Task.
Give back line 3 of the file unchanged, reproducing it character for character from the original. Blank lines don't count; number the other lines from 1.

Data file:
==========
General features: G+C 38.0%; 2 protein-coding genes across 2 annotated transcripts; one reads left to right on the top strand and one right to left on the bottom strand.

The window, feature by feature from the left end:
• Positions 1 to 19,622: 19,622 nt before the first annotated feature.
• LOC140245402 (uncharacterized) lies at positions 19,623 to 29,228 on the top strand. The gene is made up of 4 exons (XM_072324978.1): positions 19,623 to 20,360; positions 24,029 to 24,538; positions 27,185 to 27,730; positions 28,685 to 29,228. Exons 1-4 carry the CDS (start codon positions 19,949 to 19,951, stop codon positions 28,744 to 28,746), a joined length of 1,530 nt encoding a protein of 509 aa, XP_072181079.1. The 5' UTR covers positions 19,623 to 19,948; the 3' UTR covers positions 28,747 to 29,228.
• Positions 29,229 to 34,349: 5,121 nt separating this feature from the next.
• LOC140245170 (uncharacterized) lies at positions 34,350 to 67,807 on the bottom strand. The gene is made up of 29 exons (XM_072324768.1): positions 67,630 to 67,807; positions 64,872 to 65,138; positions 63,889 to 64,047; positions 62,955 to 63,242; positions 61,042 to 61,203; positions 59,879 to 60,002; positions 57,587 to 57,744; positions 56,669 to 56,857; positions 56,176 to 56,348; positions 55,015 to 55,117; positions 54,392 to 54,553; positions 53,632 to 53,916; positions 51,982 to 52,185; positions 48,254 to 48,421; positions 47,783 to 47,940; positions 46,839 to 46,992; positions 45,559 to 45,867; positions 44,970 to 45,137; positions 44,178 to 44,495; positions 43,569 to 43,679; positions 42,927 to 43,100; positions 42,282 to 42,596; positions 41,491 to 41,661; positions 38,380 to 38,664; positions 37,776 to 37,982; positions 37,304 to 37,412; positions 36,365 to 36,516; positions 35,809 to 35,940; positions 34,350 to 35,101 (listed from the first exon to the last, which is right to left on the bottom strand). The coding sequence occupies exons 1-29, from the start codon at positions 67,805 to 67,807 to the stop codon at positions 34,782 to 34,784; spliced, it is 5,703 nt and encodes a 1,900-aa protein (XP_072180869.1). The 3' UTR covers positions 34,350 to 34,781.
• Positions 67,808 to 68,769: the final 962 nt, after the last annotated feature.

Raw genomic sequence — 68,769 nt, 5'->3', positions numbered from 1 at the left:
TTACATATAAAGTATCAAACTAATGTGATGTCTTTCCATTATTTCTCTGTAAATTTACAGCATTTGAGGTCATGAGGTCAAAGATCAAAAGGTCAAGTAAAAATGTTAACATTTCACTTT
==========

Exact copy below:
• Positions 1 to 19,622: 19,622 nt before the first annotated feature.